EPFL scientists have observed – for the first time in living cells – the way mitochondria distribute their transcriptome throughout the cell, and it involves RNA granules that turn out to be highly fluid.
Mitochondria are present in all eukaryotic cells: in our cells, in mammalian cells, in the cells of plants and even of fungi. Mitochondria produce energy for cells to function as multicellular organisms, and are known as the “powerhouses” of the cell. Inside mitochondria lie the genetic information for making this energy.
EPFL biophysicist Suliana Manley and her team collaborated with Jean-Claude Martinou’s cell biology group from the University of Geneva to look deep within living cells. Inside mitochondria there rests RNA granules that are smaller than the diffraction limit of light, i.e. smaller than one one-thousandth the width of a strand of hair. Using super-resolution microscopy, they discovered that mitochondrial RNA’s are packaged into tiny liquid droplets that can fuse together and break apart. The results are published in today’s issue of Nature Cell Biology.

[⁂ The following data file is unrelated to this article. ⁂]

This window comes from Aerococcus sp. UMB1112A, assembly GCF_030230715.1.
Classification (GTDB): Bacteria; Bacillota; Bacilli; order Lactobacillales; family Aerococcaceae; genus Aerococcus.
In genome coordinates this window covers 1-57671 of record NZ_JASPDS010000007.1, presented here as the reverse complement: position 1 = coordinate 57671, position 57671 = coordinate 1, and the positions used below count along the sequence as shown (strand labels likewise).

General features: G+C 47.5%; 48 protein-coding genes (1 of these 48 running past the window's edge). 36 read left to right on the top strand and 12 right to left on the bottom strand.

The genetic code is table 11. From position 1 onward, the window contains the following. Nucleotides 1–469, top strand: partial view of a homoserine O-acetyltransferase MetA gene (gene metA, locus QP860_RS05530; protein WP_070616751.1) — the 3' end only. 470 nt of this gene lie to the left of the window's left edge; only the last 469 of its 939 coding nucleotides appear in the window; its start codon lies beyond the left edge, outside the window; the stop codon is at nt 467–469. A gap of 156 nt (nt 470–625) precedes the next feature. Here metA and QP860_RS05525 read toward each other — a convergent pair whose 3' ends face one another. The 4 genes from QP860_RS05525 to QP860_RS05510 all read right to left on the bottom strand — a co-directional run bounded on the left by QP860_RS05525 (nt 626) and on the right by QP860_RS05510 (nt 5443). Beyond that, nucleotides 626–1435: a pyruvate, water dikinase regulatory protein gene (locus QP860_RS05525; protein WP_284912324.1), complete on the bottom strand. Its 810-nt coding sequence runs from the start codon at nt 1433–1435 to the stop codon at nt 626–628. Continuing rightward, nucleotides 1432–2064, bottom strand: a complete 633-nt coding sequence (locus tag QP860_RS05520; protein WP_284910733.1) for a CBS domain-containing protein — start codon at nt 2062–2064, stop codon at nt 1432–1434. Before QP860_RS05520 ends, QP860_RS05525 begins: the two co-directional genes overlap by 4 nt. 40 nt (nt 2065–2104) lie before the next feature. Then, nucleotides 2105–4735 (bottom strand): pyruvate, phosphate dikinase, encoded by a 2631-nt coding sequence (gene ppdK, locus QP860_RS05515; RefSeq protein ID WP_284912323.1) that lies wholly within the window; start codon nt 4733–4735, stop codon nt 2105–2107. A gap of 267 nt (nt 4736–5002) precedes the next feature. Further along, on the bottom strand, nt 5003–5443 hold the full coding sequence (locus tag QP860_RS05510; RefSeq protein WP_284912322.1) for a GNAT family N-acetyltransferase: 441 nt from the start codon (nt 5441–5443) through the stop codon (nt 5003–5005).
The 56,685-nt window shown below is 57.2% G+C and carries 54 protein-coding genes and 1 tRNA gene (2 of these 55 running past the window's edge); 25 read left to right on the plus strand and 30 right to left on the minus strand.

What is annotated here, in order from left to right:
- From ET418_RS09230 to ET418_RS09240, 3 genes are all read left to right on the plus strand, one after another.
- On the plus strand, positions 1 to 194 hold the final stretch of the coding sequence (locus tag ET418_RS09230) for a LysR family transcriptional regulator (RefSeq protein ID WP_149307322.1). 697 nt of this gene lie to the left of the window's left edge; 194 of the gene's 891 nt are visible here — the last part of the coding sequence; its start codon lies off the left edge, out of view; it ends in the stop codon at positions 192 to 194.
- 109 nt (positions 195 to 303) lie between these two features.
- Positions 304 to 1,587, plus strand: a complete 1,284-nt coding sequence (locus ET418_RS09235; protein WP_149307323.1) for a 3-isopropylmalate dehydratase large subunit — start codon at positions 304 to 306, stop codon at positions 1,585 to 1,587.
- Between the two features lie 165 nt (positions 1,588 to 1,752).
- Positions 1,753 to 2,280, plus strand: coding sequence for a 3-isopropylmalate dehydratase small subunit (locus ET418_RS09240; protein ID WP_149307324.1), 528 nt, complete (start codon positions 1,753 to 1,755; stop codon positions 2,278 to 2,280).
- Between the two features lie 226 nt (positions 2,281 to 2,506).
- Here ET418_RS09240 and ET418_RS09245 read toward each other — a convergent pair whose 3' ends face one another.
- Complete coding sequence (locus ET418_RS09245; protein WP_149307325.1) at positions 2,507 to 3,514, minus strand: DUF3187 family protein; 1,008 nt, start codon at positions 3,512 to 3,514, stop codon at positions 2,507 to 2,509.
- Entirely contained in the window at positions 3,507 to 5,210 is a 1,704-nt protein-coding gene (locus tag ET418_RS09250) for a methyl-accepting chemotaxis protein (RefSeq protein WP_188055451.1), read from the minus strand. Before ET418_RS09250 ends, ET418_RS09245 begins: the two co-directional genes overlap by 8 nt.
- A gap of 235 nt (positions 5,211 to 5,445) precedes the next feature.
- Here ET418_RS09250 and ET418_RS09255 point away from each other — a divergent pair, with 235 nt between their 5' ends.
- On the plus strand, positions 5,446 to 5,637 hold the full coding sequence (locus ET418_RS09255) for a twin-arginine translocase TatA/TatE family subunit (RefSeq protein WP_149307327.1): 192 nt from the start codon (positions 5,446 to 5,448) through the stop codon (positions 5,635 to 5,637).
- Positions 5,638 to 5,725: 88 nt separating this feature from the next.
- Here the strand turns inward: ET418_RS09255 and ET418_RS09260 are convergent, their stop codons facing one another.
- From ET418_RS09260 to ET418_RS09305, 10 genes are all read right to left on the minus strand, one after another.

“The organization of genetic information contained within mitochondria is highly dynamic thanks to this liquid-like aspect of its RNA granules,” explains Manley. “The way they continuously exchange material gives us insight into how mitochondria are able to make sure they have the genetic information they require to produce energy within cells.”
What led the scientists to inspect RNA granules is linked to the unique identity of mitochondria. In fact, the mitochondrial genome is independent of the cell’s genome, so the genetic identity of the mitochondria is separate from the genetic identity of the cell and the rest of the organism. Mitochondria’s genome is only around 16 thousand base pairs long whereas the DNA of the human cell, more than 100,000 times as long, consists of 3 billion base pairs. The mitochondria’s genome is inherited from the maternal lineage, so the way your cells produce energy essentially comes from your mother. Mitochondria is hypothesized to have its origins in bacteria: 1.5 billion years ago during the course of evolution, bacteria may have been engulfed by another cell to start an endo-symbiotic relationship; with time, the bacteria evolved to become this highly specialized organelle that produces energy for the cell.
Determining the way mitochondria work is important for understanding how the cell functions, but also for understanding how a cell malfunctions. Especially in cells that require large amounts of energy like nerve and muscle cells, dysfunctional mitochondria can have devastating consequences, resulting in severe disease.